For equipment designed to ASME or API standards, it is common practice to perform impact testing of base material and/or weldments to establish the Minimum Design Metal Temperature (MDMT). The impact test is typically a Charpy V-Notch (CVN) test and the test temperature is set equal to the MDMT. The required Charpy energy at MDMT can vary anywhere from 10 ft-lbs to 40 ft-lbs depending on material specification, thickness, and the ASME/API standard. The detailed historical background behind the Charpy energy requirements of different ASME/API standards is not well documented. Additionally, no credit is given for post weld heat treatment (PWHT) of impact tested materials. The CVN tests are used because they are quick and economical for quality control, but the tests only provide a relative indication of material toughness. Consequently, the current impact test requirements lead to inconsistent results in brittle fracture assessments, conducted through explicit fracture mechanics.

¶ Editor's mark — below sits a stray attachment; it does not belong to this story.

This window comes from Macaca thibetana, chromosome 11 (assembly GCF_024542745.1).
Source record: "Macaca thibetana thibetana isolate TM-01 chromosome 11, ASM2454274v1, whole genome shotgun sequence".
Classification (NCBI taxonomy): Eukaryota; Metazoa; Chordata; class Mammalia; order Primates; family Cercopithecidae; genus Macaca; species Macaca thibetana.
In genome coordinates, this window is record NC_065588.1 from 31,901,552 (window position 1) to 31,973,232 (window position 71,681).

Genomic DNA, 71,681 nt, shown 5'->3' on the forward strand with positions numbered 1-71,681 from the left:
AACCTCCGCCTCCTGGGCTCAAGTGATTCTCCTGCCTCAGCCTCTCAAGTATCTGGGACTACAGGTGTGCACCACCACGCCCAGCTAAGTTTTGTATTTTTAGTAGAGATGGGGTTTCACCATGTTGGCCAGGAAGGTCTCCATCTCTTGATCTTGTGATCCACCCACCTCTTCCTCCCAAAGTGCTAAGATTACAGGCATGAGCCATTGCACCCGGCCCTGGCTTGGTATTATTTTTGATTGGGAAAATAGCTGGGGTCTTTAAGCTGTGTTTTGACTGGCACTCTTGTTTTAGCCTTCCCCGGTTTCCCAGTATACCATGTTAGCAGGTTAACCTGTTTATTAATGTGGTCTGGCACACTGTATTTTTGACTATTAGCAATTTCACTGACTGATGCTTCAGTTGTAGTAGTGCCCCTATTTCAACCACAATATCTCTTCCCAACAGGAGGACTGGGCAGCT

In this paper, two examples are presented to highlight the inconsistencies of the current impact test requirements. A methodology of estimating MDMT for impact tested materials based on fracture mechanics, consistent with Welding Research Council (WRC) Bulletin 562 [1] is also presented. Furthermore, this methodology explicitly accounts for the effects of PWHT (and the influence of weld residual stress on crack driving force) for impact tested materials. A methodology of adjusting MDMT for in-service impact tested materials is also presented. In the interest of moving towards harmonizing the impact test requirements, an alternative procedure for establishing impact test requirements is presented for ASME/API consideration.

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